Under the guise of “the people’s ownership,” land in China is allocated by local governments controlled by Chinese Communist Party (CCP) members who represent the people, and ownership is sold to real estate developers. 

Chinese Communist Party bureaucrats hold key positions in the People’s Bank of China and state-owned commercial banks, both of which control the issuance and distribution of money. The local government runs the “Rongzi Pingtai” (investment platform), an agency for financing and lending for real estate development. 

In short, it has been easy to try to grow the economy because the CCP oversees all the land and loan money. Under the Chinese Communist Party’s command, all sites, including forested fields, farmlands, old urban areas, and cemeteries, should be bulldozed, leveled, and then improved with cement structures. In other words, creating fixed assets. Money would flow in abundance under the CCP’s mandate.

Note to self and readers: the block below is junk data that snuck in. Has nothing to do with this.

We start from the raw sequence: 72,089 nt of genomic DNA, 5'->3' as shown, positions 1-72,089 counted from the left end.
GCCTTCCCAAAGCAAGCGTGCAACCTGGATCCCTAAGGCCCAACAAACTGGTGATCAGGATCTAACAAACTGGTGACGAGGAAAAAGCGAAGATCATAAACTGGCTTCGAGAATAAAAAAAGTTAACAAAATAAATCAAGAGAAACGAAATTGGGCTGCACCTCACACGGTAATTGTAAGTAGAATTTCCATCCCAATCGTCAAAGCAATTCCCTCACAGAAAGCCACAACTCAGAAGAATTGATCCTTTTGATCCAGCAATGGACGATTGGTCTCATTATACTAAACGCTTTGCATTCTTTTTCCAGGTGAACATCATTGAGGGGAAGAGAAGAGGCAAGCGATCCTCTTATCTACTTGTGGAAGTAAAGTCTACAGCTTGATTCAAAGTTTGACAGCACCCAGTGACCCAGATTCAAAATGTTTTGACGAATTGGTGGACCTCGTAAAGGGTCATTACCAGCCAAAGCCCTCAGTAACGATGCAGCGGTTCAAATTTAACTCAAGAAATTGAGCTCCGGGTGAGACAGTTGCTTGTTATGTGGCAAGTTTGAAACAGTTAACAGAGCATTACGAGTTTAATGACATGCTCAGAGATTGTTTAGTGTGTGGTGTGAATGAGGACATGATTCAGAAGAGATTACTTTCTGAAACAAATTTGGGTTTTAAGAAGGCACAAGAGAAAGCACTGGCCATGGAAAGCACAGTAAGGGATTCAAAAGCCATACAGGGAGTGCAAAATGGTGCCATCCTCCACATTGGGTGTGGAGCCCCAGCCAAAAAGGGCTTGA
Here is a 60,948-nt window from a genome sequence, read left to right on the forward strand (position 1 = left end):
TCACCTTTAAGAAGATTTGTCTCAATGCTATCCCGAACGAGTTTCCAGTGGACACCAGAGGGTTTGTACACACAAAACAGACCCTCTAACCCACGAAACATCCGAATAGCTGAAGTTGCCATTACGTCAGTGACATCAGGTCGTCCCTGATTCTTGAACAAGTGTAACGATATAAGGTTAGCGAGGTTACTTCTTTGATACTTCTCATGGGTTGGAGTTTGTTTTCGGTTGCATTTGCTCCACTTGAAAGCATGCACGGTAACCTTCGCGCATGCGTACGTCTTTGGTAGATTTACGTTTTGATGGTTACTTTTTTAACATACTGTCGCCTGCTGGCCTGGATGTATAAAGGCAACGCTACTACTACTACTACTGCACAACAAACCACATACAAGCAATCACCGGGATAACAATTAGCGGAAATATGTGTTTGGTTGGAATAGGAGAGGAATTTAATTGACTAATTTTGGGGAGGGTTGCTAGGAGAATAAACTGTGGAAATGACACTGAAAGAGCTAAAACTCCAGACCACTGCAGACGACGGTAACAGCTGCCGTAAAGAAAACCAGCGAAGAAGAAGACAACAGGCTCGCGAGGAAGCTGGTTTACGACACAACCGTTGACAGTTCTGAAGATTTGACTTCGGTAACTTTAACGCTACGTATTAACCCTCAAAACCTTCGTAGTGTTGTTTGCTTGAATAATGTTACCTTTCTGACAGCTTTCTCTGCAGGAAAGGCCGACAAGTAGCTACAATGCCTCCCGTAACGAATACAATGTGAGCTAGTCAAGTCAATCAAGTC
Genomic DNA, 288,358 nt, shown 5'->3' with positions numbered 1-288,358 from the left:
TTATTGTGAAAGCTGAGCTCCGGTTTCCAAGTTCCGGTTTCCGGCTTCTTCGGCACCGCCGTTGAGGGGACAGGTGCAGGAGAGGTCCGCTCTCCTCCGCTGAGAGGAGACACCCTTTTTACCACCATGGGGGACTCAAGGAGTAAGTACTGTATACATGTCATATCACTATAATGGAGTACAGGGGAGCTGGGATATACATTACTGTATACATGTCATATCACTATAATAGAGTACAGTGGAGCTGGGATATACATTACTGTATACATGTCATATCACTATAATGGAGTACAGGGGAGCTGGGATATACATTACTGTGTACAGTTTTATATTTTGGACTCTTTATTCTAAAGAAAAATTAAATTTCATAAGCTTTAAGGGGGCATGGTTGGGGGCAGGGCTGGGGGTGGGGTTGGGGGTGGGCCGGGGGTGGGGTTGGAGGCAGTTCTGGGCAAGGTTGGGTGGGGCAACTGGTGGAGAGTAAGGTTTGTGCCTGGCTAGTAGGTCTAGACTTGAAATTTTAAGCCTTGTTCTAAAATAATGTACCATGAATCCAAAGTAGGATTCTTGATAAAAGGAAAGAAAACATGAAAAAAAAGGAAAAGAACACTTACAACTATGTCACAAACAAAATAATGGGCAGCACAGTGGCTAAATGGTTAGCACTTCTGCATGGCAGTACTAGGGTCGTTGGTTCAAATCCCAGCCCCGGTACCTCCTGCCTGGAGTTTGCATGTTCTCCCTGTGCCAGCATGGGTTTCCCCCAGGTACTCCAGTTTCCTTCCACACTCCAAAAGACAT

China’s economic dependence on fixed assets stands out against that of other countries. The country’s fixed asset investment has accounted for more than 40% of GDP for many years. In comparison, Japan stands at around 25%, the United States at around 18%, and Europe at just over 20%. 

Bursting the Chinese Housing Bubble

Fixed asset investment includes not only condominiums and commercial buildings, but also factories and other industrial facilities. Infrastructure such as highways and airports are included as well. China’s infrastructure development has advanced considerably in recent years, and investment in real estate development has been the main driver of GDP.

China would have us believe that it can print as much yuan as it wants and continue its rapid economic growth led by real estate investment if the Chinese Communist Party is so inclined. But those days are over.

As the drop in housing prices indicates on the graph, the housing bubble is as good as burst. There is market saturation, as many middle class people in Shanghai and other major cities have already purchased their second and third condominiums. With uncertainty about pensions and other social security benefits, accumulating wealth through real estate assets has been more popular with that same middle class.